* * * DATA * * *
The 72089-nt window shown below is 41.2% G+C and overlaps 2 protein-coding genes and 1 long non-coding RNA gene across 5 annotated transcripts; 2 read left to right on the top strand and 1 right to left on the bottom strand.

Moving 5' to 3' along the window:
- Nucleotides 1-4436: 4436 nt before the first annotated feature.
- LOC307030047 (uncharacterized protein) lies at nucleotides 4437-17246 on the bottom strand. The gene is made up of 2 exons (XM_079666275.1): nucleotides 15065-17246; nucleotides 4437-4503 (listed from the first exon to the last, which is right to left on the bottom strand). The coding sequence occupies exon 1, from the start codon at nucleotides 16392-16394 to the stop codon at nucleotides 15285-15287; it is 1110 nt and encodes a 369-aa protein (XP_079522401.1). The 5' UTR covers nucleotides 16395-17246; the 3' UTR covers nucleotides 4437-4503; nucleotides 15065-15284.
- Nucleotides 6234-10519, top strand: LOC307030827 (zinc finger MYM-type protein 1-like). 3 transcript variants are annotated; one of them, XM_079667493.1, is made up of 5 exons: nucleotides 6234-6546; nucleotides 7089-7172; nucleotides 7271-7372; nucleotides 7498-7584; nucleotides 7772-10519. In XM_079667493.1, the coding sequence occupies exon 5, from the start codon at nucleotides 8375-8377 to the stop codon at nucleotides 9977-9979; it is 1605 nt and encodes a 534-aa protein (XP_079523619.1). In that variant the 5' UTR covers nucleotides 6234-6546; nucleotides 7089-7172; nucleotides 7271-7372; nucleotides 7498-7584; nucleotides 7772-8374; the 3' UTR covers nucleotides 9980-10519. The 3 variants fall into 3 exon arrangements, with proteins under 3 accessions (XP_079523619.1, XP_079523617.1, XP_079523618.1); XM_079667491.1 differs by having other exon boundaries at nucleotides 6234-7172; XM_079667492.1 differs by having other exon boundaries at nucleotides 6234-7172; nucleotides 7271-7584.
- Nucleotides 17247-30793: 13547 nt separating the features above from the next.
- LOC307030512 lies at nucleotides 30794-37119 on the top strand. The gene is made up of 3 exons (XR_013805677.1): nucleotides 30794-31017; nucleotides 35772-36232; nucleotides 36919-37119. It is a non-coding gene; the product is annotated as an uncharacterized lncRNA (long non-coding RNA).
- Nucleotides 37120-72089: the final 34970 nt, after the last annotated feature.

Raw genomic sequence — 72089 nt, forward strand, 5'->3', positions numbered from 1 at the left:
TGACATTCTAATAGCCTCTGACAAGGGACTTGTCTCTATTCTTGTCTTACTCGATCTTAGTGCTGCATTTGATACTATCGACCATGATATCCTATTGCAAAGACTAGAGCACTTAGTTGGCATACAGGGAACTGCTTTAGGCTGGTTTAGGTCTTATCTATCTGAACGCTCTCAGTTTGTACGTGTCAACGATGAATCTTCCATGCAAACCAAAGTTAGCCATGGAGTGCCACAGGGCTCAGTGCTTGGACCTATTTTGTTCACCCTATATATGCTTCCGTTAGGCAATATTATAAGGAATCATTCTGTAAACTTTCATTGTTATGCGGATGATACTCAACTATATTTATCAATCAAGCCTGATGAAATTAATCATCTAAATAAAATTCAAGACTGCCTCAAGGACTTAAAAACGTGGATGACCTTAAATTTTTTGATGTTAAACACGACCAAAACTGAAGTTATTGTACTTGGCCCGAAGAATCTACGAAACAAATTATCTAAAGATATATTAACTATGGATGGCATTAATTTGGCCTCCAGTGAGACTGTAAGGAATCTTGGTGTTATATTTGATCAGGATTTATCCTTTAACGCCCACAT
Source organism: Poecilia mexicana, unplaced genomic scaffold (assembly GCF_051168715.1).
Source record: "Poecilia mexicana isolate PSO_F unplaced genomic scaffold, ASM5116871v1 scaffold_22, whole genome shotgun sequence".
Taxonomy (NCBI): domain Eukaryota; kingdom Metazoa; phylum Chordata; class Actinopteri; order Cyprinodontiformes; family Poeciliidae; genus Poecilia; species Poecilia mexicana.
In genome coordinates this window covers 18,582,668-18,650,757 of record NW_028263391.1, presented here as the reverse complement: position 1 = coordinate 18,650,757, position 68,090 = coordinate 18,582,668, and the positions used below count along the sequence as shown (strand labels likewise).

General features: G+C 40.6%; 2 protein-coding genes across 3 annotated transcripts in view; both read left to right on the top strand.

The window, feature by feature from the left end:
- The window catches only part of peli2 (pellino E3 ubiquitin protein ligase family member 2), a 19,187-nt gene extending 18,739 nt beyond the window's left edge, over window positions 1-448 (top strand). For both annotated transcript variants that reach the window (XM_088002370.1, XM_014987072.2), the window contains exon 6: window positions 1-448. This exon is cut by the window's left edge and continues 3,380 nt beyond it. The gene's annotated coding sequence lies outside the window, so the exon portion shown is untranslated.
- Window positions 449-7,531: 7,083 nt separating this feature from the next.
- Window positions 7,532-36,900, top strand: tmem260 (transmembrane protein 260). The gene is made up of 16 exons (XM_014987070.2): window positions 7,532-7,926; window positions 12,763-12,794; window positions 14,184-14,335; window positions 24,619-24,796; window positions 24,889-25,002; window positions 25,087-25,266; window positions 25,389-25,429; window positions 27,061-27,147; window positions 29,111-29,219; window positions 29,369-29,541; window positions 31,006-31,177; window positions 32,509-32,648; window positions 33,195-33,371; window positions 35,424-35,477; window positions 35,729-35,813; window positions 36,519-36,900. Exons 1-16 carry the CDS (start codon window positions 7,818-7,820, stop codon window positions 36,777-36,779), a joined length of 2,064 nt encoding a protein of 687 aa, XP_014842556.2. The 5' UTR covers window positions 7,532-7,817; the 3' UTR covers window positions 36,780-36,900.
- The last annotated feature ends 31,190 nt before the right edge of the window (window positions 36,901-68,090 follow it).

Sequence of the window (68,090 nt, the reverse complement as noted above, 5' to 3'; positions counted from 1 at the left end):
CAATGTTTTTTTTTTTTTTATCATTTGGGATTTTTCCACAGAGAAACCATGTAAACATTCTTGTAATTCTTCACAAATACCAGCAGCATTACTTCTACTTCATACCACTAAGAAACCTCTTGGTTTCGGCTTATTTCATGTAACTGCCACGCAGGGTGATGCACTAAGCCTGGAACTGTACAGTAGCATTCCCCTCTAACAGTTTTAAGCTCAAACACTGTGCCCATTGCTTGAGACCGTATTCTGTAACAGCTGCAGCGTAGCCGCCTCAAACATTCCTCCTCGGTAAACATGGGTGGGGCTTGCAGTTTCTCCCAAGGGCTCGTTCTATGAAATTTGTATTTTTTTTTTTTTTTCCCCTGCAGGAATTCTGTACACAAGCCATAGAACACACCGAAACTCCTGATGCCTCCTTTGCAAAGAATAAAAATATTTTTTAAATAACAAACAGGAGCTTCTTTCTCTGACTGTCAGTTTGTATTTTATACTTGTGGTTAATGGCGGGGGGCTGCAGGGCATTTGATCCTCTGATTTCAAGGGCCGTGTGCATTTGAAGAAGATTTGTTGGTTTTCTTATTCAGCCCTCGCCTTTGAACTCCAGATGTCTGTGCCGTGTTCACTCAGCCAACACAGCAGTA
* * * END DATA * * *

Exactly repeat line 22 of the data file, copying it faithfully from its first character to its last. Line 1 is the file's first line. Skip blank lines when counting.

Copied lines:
CAATGTTTTTTTTTTTTTTATCATTTGGGATTTTTCCACAGAGAAACCATGTAAACATTCTTGTAATTCTTCACAAATACCAGCAGCATTACTTCTACTTCATACCACTAAGAAACCTCTTGGTTTCGGCTTATTTCATGTAACTGCCACGCAGGGTGATGCACTAAGCCTGGAACTGTACAGTAGCATTCCCCTCTAACAGTTTTAAGCTCAAACACTGTGCCCATTGCTTGAGACCGTATTCTGTAACAGCTGCAGCGTAGCCGCCTCAAACATTCCTCCTCGGTAAACATGGGTGGGGCTTGCAGTTTCTCCCAAGGGCTCGTTCTATGAAATTTGTATTTTTTTTTTTTTTTCCCCTGCAGGAATTCTGTACACAAGCCATAGAACACACCGAAACTCCTGATGCCTCCTTTGCAAAGAATAAAAATATTTTTTAAATAACAAACAGGAGCTTCTTTCTCTGACTGTCAGTTTGTATTTTATACTTGTGGTTAATGGCGGGGGGCTGCAGGGCATTTGATCCTCTGATTTCAAGGGCCGTGTGCATTTGAAGAAGATTTGTTGGTTTTCTTATTCAGCCCTCGCCTTTGAACTCCAGATGTCTGTGCCGTGTTCACTCAGCCAACACAGCAGTA